Towards a Monitoring System for Planning Policy
Book Chapter Published

16 July 2017

Monitoring the impact of urban planning policy is necessary to improve future decisions, yet it is the most neglected part of the policy making process. At best, monitoring initiatives are consigned to the ‘would be nice to do if we ever find the time’ basket. At worst, monitoring can be actively discouraged within city governments resistant to the possibility of criticism.

Despite this, improved computing and new data sources can now assist with what once would have been a labour intensive task, compiling the hundreds or thousands of development and land use records required to keep track of a growing city. My paper ‘Towards the Development of a Monitoring System for Planning Policy’ was recently published as a book chapter in ‘Planning Support Science for Smarter Urban Futures’ edited by Geertman et al. (2017) and presented at the Computers in Urban Planning and Urban Management conference in Adelaide last week. It outlines how I designed and programmed a prototype application to undertake the task of monitoring planning policy. The prototype is limited to residential land uses but successfully demonstrates how data can be brought together to measure the achievement of common planning objectives in an automated fashion.

Key to the design of the system was the need for output to retain spatial detail. Traditionally plan monitoring indicators are reported at a city-wide or other large sub-district scale.

Extract from the 2014/15 Annual Monitoring Report of the Greater London Authority

Whilst this does give insight about the development of a city, it is of limited use to planners in identifying precisely where infrastructure investments should be made or where existing policy might be going wrong.

Point maps of the existing and new development sites retain this spatial detail. Kernel density (i.e. heat mapping) techniques are used to turn point measurements into a continuous surfaces of pixels.

Kernel density map of completed development records in London coloured by dwelling intensity (April 2011-2015).
Data sourced from the London Development Database.

Various measurements can then be made to compare two or more surfaces, for example, different snapshots in time or different variables, such as the dwelling diversity map of recent development for London shown below.

Diversity surface for completed residential development in London (2006-2016) by number of bedrooms
Data sourced from the London Development Database.

Although the measurements don’t define what score is inherently ‘good’ or ‘bad’ they can show what areas of the city are doing relatively better or worse in the achievement of a particular objective. This can be seen clearly in the point map below showing distance to frequent public transport from new residential development sites in Chicago.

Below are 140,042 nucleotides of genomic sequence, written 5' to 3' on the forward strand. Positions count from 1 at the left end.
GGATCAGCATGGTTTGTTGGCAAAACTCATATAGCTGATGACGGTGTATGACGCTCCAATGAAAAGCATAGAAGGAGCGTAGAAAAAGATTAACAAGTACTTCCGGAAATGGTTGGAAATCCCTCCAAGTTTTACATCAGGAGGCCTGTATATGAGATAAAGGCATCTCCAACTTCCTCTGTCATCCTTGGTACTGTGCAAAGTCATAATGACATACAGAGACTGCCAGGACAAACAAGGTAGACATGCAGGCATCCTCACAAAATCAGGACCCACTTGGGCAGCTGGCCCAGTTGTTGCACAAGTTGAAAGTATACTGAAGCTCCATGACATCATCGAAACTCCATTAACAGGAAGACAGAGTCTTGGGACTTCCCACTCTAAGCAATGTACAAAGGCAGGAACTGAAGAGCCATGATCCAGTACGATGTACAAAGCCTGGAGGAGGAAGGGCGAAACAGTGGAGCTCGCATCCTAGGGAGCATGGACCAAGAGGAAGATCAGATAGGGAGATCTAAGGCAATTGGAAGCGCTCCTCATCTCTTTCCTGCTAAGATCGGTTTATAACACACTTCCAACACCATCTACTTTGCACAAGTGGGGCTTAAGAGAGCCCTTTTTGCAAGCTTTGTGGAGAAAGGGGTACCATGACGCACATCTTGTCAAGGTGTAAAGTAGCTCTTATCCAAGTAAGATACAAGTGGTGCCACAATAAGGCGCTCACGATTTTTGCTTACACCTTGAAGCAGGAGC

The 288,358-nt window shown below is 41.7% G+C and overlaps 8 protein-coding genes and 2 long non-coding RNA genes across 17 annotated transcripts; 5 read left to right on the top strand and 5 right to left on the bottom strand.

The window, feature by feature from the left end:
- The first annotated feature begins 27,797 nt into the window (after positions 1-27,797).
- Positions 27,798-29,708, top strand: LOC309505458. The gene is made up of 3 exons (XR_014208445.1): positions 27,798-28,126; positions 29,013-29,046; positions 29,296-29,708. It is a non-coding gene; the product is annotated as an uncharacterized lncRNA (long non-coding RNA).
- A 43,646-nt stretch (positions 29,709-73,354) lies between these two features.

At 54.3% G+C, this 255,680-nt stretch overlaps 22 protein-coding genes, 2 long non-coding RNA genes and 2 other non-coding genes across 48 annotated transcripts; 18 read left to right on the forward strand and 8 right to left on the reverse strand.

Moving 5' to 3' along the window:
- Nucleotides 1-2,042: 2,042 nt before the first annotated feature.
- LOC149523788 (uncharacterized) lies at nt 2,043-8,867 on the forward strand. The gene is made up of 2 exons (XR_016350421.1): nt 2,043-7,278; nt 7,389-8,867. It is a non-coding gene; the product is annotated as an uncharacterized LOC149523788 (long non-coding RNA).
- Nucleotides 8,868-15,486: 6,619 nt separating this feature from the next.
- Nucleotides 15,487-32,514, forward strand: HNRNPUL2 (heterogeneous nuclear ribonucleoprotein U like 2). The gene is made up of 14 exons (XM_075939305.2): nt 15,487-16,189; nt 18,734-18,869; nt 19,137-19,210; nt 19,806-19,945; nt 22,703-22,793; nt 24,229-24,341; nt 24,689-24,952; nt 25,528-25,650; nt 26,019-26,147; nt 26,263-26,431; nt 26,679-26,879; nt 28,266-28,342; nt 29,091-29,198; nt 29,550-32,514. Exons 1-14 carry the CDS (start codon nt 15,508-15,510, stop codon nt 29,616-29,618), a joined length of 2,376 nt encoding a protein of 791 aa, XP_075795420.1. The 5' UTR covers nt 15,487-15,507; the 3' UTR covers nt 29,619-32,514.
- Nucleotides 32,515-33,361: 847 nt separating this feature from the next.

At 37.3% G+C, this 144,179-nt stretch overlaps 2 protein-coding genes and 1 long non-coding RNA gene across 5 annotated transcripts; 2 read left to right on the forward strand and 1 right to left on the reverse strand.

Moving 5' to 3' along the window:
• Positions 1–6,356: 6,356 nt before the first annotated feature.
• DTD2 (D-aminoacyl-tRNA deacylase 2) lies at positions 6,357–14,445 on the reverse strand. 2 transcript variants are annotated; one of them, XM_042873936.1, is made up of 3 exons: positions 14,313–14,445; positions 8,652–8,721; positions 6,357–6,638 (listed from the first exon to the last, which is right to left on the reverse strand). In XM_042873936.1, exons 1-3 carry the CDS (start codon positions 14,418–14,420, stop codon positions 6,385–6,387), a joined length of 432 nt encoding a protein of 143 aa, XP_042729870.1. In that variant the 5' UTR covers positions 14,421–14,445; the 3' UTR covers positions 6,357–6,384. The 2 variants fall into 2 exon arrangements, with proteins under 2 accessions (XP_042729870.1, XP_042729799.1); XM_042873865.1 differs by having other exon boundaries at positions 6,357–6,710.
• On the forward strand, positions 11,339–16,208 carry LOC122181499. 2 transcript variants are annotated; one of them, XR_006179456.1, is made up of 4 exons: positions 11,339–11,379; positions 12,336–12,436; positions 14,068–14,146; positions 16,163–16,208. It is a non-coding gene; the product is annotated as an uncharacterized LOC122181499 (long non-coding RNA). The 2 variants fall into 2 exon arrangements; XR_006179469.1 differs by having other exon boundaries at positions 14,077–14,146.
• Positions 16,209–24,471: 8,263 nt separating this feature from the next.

Left: Number of public transport services per stop from 06:00 to 09:00 on a Wednesday, Cityof Chicago
Right: Distance along road network to a public transport stop serviced on average at least every 10 minutes or more during morning peak hour
Data sourced from Chicago Transit Authority GTFS and City of Chicago Building Permits.

Nevertheless, the data required a lot of cleaning before these outputs could be generated. I chose four cities for the project (Chicago, London, Brisbane and Melbourne) from which I could source site-based land use and development data (open data portals or academic license) in order to assess the state of planning data and make some comparisons. Some of these datasets were more or less raw outputs from the local authority’s computer software used to process development applications. From these outputs it was clear that these systems had not been designed with the task of monitoring in mind, with most output related to administrative tasks such as the date the application was received or referred. Few fields were devoted to information about the development itself, such as land use, number of dwellings or type of building. For cities like London where this information existed in the dataset provided, discussions with the relevant officers revealed that it is usually a painstaking manual addition. This issue becomes more problematic when considering that many cities, like London, consist of a patchwork of different local authorities each with their own systems for doing things.

The prototype system uses scripts to clean the data, make calculations and image tiles, and then upload these outputs to a server from where they are visualised in an interactive mapping application. The application allows users to explore available information to a degree impractical in a traditional paper or pdf report. Users can pan and zoom to specific sites of interest and customise display classifications.

Web interface to prototype monitoring system

These are just a few points from the work that I particularly wanted to share. The publication includes a literature review and in depth description of the case study cities, and the data and methods used to process it. It also contains much more discussion about practical application, limitations and further work. Feel free to contact me via LinkedIn or Twitter @ClaireCities if you would like to follow up on anything.

Monitoring the actual effects of policy has long been an ideal of planning, being necessary to improve decision making, but limited in practice. For those planners who have ever wondered ‘how much does what I do really making a difference?’ this project demonstrates the potential of combining data and technology as a tool to bring the profession a few steps closer to the answer.

This work was undertaken as part of the MSc in Smart Cities and Urban Analytics at the Centre for Advanced Spatial Analysis (CASA) University College London (UCL) under the supervision of Prof Michael Batty and Dr Elsa Arcaute.

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